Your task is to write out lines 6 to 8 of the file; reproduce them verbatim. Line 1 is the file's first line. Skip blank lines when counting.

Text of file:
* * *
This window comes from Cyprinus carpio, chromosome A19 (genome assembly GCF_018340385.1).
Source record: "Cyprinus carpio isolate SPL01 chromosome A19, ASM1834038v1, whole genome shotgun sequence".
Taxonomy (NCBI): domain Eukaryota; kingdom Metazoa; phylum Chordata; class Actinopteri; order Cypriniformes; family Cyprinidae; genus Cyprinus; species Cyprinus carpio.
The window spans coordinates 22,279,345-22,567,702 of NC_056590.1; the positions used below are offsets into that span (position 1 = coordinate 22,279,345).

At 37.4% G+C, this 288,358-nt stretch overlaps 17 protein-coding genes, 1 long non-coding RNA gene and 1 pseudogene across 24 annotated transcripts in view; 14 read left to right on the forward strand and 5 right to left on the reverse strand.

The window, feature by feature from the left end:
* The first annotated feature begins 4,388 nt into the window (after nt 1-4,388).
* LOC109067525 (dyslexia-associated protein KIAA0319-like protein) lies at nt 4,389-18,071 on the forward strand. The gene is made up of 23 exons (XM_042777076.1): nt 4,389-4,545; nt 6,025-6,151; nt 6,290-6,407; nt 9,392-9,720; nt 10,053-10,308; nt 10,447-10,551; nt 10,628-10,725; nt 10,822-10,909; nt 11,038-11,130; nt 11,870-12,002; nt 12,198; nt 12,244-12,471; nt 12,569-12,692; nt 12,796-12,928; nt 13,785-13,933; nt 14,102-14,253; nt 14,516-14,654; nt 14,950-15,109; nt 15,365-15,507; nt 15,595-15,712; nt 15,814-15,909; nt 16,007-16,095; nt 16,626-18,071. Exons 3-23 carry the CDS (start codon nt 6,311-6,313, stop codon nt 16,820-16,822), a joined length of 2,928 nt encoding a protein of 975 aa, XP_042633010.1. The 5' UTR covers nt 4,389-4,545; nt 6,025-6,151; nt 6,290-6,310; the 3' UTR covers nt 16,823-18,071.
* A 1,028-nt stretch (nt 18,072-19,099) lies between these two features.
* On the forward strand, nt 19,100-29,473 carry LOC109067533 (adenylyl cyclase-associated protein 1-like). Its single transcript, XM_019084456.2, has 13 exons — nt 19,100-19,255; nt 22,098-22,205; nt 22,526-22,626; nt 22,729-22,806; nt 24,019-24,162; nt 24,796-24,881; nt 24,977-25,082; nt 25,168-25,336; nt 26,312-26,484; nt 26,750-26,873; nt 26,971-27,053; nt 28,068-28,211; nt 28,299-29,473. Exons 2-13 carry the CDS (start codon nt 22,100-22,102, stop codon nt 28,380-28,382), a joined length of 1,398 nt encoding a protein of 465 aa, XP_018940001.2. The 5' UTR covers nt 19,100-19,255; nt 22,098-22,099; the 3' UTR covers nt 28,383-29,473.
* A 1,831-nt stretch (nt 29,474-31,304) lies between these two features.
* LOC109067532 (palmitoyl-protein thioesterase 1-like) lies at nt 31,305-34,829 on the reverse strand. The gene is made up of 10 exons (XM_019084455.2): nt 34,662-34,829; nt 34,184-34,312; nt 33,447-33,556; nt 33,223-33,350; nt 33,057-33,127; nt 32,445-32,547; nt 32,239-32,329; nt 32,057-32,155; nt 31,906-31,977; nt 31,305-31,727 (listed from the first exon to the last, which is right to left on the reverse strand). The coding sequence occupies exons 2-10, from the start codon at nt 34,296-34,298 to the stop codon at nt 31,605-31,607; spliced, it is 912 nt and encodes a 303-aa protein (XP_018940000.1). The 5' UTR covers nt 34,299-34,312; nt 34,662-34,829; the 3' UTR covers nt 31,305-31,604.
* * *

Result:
The window, feature by feature from the left end:
* The first annotated feature begins 4,388 nt into the window (after nt 1-4,388).
* LOC109067525 (dyslexia-associated protein KIAA0319-like protein) lies at nt 4,389-18,071 on the forward strand. The gene is made up of 23 exons (XM_042777076.1): nt 4,389-4,545; nt 6,025-6,151; nt 6,290-6,407; nt 9,392-9,720; nt 10,053-10,308; nt 10,447-10,551; nt 10,628-10,725; nt 10,822-10,909; nt 11,038-11,130; nt 11,870-12,002; nt 12,198; nt 12,244-12,471; nt 12,569-12,692; nt 12,796-12,928; nt 13,785-13,933; nt 14,102-14,253; nt 14,516-14,654; nt 14,950-15,109; nt 15,365-15,507; nt 15,595-15,712; nt 15,814-15,909; nt 16,007-16,095; nt 16,626-18,071. Exons 3-23 carry the CDS (start codon nt 6,311-6,313, stop codon nt 16,820-16,822), a joined length of 2,928 nt encoding a protein of 975 aa, XP_042633010.1. The 5' UTR covers nt 4,389-4,545; nt 6,025-6,151; nt 6,290-6,310; the 3' UTR covers nt 16,823-18,071.